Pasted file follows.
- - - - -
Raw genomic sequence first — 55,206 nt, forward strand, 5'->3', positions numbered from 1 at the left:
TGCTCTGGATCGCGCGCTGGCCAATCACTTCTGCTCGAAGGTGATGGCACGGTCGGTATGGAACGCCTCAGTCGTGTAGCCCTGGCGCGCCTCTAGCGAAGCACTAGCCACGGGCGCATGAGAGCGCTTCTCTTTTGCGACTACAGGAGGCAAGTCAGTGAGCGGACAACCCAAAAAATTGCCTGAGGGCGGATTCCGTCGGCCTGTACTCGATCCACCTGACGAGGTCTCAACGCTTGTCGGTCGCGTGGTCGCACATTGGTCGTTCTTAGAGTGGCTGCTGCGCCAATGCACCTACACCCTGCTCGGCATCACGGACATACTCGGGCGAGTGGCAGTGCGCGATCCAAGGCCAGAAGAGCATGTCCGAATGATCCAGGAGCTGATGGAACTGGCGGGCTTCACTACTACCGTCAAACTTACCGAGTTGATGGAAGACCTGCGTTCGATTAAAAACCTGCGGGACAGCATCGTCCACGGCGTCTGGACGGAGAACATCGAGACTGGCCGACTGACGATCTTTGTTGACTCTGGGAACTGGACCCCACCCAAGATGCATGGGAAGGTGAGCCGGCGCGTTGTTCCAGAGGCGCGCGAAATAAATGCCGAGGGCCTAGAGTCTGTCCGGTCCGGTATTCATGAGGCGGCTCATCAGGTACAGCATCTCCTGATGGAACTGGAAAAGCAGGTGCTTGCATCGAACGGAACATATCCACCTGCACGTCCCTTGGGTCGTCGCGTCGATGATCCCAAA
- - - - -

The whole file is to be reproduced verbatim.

Raw genomic sequence first — 55,206 nt, forward strand, 5'->3', positions numbered from 1 at the left:
TGCTCTGGATCGCGCGCTGGCCAATCACTTCTGCTCGAAGGTGATGGCACGGTCGGTATGGAACGCCTCAGTCGTGTAGCCCTGGCGCGCCTCTAGCGAAGCACTAGCCACGGGCGCATGAGAGCGCTTCTCTTTTGCGACTACAGGAGGCAAGTCAGTGAGCGGACAACCCAAAAAATTGCCTGAGGGCGGATTCCGTCGGCCTGTACTCGATCCACCTGACGAGGTCTCAACGCTTGTCGGTCGCGTGGTCGCACATTGGTCGTTCTTAGAGTGGCTGCTGCGCCAATGCACCTACACCCTGCTCGGCATCACGGACATACTCGGGCGAGTGGCAGTGCGCGATCCAAGGCCAGAAGAGCATGTCCGAATGATCCAGGAGCTGATGGAACTGGCGGGCTTCACTACTACCGTCAAACTTACCGAGTTGATGGAAGACCTGCGTTCGATTAAAAACCTGCGGGACAGCATCGTCCACGGCGTCTGGACGGAGAACATCGAGACTGGCCGACTGACGATCTTTGTTGACTCTGGGAACTGGACCCCACCCAAGATGCATGGGAAGGTGAGCCGGCGCGTTGTTCCAGAGGCGCGCGAAATAAATGCCGAGGGCCTAGAGTCTGTCCGGTCCGGTATTCATGAGGCGGCTCATCAGGTACAGCATCTCCTGATGGAACTGGAAAAGCAGGTGCTTGCATCGAACGGAACATATCCACCTGCACGTCCCTTGGGTCGTCGCGTCGATGATCCCAAA